That has been so important for me, but it wasn’t until I found my functional medicine doctor, Dr Lekos, that things really turned around. He met with me for two hours the first time we talked, and I love him so much. He was crying with me while I was telling him my story, just like, “I don’t know how you have functioned. I am so sorry, this is so sad. You’re so young.”
And he said, “You do not have fibromyalgia, I guarantee you. We are going to do all of these tests,” he said. “I think you have Epstein-Barr, leaky gut, SIBO, and your bacterial levels are probably off so you just have so much bad bacteria that it’s just weighing you down”. 
Long story short, he was completely right. I had everything he thought and more. The MTHFR gene on top of that. When we started treating for the Epstein-Barr and the SIBO, my gut was able to calm down and then I could treat the actual leaky gut symptoms and just get really clear on my diet. 
I started doing ozone therapy for the Epstein-Barr, as well as a few other things, and I’ve incorporated the celery juice from Medical Medium. I’m just getting really clean and detoxing. I had lead and arsenic in my body, so we did a methylation to get that out. You talk about the toxic buildup, that is what I was having, just over the years my body just built up all of this crap and it finally exploded. 
I had so much heat in my body. In Ayurveda, they believe that autoimmune disease is very much from the gut, of course, but you have heat in your body. So your immune system is on fire. Until you get that fire down, your body can’t heal. Between Dr. Lekos and Marta at Seria Spa we worked on getting the heat down in my body, so making sure I was definitely not having any alcohol, any stimulants, caffeine, anything spicy, because that really builds the heat in your stomach.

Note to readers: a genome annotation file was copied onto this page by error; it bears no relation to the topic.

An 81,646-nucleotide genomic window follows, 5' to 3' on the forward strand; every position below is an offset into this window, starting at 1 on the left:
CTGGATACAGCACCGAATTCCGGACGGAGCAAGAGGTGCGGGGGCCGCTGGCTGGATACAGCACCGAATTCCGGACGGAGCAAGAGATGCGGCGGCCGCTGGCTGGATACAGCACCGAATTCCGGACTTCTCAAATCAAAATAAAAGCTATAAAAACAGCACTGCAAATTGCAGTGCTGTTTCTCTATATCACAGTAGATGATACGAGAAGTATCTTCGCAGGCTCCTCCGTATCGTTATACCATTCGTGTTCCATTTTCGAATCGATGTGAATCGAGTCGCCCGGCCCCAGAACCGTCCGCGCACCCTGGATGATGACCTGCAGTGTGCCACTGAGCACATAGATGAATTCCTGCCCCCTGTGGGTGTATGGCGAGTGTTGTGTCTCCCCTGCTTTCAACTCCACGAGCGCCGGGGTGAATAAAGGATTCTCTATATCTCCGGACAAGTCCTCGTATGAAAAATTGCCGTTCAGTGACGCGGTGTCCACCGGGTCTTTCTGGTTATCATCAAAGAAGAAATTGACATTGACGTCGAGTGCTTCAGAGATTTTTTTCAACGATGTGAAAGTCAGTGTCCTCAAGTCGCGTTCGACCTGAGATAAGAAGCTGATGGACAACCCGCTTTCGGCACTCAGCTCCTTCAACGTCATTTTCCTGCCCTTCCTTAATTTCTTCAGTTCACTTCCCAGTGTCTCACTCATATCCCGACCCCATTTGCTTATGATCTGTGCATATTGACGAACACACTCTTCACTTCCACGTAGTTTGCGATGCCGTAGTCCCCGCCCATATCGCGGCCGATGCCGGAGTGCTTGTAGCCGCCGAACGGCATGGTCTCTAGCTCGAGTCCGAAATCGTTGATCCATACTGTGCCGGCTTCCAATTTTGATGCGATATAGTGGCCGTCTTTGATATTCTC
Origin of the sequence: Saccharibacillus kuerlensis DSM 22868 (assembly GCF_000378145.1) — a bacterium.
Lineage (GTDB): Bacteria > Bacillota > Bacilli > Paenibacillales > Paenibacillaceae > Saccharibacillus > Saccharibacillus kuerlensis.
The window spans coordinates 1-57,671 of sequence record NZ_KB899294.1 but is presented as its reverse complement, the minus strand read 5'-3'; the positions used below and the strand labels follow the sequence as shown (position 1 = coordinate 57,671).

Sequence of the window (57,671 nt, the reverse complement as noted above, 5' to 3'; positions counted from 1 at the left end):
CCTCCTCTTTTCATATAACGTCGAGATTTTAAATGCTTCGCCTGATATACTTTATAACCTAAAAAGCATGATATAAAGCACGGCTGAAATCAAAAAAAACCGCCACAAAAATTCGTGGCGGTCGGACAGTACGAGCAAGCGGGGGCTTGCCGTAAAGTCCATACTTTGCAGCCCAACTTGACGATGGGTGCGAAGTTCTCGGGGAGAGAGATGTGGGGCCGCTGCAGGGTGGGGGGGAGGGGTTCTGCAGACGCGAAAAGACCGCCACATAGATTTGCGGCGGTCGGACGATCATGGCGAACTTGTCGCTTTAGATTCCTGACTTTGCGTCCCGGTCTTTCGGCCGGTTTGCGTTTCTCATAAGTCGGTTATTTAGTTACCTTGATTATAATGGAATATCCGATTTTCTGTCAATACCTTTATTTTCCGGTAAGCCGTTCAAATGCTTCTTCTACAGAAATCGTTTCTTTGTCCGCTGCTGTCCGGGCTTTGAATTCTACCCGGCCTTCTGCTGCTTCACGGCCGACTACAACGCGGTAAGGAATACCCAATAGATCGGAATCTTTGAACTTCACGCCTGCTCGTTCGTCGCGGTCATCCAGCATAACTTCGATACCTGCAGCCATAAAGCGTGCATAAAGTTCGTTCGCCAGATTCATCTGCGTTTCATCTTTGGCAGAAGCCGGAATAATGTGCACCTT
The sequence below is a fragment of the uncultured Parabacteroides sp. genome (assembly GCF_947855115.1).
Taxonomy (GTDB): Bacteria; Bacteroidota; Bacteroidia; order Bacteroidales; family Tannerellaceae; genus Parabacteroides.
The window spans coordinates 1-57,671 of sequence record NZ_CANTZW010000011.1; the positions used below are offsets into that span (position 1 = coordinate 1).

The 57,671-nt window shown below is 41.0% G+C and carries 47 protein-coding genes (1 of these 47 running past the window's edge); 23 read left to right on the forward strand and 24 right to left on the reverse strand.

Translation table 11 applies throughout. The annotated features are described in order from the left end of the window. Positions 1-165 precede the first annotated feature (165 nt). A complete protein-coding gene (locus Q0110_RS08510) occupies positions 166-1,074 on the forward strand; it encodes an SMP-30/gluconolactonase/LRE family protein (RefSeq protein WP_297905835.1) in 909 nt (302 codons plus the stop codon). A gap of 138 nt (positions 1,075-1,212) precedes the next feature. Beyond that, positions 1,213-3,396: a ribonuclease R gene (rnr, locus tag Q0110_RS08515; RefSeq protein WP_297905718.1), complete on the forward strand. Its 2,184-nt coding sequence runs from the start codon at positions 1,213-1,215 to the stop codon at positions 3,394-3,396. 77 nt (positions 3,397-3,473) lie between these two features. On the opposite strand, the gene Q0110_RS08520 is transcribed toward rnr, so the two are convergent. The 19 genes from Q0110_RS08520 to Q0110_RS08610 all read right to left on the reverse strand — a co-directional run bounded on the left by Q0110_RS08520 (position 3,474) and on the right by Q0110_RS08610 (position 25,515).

I calmed all of that down, and I feel better now than I have in 20 years. It was all about getting to the root cause. It was so important to do that and then do the emotional work and realize all of the different traumas that I have experienced that brought this on as well as not living authentically for myself. 
Adrienne Nolan-Smith: Thank you for sharing all of that. Was there some moment where you just thought enough is enough, and just said, “All right this has got to stop”?
Kelli Tennant: I just kept thinking back to the day before my leg went numb. I was perfectly healthy, I felt amazing. I had never been in better shape. I was 19. How did I go from that to bedridden? For me, it didn’t make sense that I should be that young and that sick on that many drugs. I don’t know what it was within me that made me want to heal this holistically, because my parents never lived that way. 
I didn’t really have any friends that were in this space either, especially because we were all in college drinking and partying. I think it was really just this sense that there has to be something else, I just can’t live like this. 
Once I went down that rabbithole, it was nonstop. There are so many different beliefs within autoimmune disease healing: being a vegan is the best, no paleo is the best, no you should do keto and don’t have any vegetables or any carbs. I think everyone has to do what is best for them, I’m not saying anything is right or wrong.